The commander of U.S. Southern Command, Navy Adm. Craig Faller, completed a week-long trip today to Uruguay and Argentina where he met with each nation’s security leaders to discuss regional security and continued military-to-military cooperation.
Faller’s visit to Uruguay was the first to the nation by a SOUTHCOM commander since 2016. The visit to Argentina was the admiral’s second as SOUTHCOM commander.
In addition to talks with senior defense and security officials, Faller and the SOUTHCOM delegation -- which included the command’s Civilian Deputy to the Commander, Amb. Jean Manes, and Command Sgt. Maj. Benjamin Jones – took part in donations of humanitarian equipment, mobile hospitals and medical equipment highlighting the U.S. government’s commitment to bolster both nation’s security capabilities and support their COVID-19 response.
URUGUAY – April 6 - 7
In Uruguay, Faller met with Uruguayan military leaders and civilian government officials, including Minister of National Defense Javier Garcia and Chief of Defense Gen. Gustavo Fajardo, to discuss the long-standing bilateral defense ties between the United States and Uruguay.
Faller, Manes and Jones also took part in a roundtable discussion with members of Uruguay’s military who have received training in the United States through the U.S. State Department Bureau of Political-Military Affairs' renowned International Military Education and Training (IMET) program. The discussion also highlighted efforts to support Women, Peace and Security efforts and included Uruguayan women leaders who have made important contributions to the defense sector and peacekeeping operations.
On April 7, the SOUTHCOM delegation was on hand as the U.S. donated helicopter parts and equipment to the Uruguayan military under the U.S. State Department Bureau of Political-Military Affairs' Global Peace Operations Initiative (GPOI). The U.S. is proud to have supported Uruguay in building its internationally-recognized corps of peacekeepers. For more than a decade, SOUTHCOM has worked side-by-side with Uruguay, providing more than $50 million in capacity-building assistance through GPOI.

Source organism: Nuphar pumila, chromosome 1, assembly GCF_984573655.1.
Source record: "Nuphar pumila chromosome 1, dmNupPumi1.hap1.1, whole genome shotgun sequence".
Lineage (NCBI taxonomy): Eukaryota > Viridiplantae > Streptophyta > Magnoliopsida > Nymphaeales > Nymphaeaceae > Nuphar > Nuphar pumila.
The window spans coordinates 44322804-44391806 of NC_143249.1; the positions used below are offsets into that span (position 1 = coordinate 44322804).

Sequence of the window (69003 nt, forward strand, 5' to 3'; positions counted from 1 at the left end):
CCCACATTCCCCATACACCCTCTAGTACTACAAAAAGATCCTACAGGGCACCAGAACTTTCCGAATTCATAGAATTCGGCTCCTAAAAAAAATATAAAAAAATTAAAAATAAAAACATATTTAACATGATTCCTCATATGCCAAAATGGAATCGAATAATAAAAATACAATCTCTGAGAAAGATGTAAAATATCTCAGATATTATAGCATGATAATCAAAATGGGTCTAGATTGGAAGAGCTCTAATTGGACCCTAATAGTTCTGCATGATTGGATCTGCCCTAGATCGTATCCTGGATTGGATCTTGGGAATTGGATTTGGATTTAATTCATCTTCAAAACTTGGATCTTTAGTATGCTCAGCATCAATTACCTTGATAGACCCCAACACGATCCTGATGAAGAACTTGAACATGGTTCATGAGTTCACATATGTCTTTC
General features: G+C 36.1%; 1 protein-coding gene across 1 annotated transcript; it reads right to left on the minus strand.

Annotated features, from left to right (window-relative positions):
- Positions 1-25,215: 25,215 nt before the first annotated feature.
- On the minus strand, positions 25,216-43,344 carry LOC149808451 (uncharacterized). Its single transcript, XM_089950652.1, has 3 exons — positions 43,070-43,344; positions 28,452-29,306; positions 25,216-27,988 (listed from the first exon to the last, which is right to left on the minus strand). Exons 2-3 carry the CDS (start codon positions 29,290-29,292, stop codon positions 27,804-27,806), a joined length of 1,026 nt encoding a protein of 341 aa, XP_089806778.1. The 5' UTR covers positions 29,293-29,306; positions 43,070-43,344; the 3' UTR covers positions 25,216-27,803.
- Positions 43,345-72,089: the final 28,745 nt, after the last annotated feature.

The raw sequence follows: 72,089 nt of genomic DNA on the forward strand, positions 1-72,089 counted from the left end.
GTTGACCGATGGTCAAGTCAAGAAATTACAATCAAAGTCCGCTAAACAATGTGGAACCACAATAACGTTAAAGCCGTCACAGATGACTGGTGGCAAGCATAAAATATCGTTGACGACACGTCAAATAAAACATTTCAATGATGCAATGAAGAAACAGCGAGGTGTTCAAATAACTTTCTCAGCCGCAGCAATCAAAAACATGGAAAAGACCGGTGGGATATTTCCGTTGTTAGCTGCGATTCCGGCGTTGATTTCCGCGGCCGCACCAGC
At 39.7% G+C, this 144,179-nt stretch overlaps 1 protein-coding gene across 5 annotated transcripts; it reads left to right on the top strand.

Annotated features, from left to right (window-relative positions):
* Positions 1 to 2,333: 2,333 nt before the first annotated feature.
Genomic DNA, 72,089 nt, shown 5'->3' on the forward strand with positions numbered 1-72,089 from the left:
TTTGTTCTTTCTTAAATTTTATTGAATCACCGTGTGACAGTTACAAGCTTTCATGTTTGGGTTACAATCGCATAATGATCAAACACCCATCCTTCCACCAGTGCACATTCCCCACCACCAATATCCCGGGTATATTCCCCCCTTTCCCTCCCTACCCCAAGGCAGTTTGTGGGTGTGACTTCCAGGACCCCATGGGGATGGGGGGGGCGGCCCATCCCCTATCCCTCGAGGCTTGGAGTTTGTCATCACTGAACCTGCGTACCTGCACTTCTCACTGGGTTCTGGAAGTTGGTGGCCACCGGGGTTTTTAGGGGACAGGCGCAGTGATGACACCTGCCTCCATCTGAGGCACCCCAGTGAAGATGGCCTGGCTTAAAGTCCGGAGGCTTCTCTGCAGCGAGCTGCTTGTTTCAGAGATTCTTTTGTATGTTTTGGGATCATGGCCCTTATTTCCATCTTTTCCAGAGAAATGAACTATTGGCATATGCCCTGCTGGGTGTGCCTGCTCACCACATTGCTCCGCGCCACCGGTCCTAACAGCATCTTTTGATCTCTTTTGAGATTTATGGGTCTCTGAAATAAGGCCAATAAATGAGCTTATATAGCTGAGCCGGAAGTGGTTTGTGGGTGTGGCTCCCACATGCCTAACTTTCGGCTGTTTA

Faller was also briefed on items donated by SOUTHCOM’s Humanitarian Assistance Program (HAP) to mitigate the impact of the pandemic. To date, SOUTHCOM has committed approximately $4.8 million in pandemic-related assistance to Uruguay, including personal protective equipment (PPE), medical supplies, ICU beds, screening and monitoring equipment, and three field hospitals.
Military-to-military engagement between the United States and Uruguay includes professional education and training, COVID-19 efforts, disaster response, peacekeeping operations, and measures to combat illegal fishing.
ARGENTINA – April 7 - 9
In Argentina, the admiral met with Argentine Minister of Defense Agustin Rossi, Chairman of the Joint Chiefs of Staff Gen. Juan Martin Paleo and other top defense leaders to discuss security cooperation.
Headlining the trip were two U.S. government donation ceremonies to the South American nation.
In Buenos Aires April 8, Faller presided over a ceremony to donate three field hospitals to Argentina to support efforts to combat the pandemic. Argentina’s Minister of Health Carla Vizzotti and Minister of Defense Rossi also participated in the ceremony.
“Since the COVID-19 crisis began, SOUTHCOM has worked closely with its Argentine partners,” Faller said. “Together, we have delivered 15 COVID-related humanitarian assistance donations to support Argentina’s ongoing response to the pandemic, delivering much-needed protective equipment, medical supplies, and monitoring and screening tools.”
In Ushuaia April 9, Faller took part as the U.S. donated search and rescue equipment to bolster the nation’s civil defense capabilities in the southernmost region of Argentina.
Both donations were funded by SOUTHCOM’s Humanitarian Assistance Program. Since 2017, the United States has provided more than $8.6M in humanitarian aid to Argentina, including over $4 million for COVID-related needs.
“These donations and commitments build on a long tradition. Over the past two decades, the United States has provided more than $140 billion in global health assistance. The virus has already cost millions of lives around the world. We must continue working together to prevent further tragedy and we are proud to have a strong partner in Argentina,” said Faller.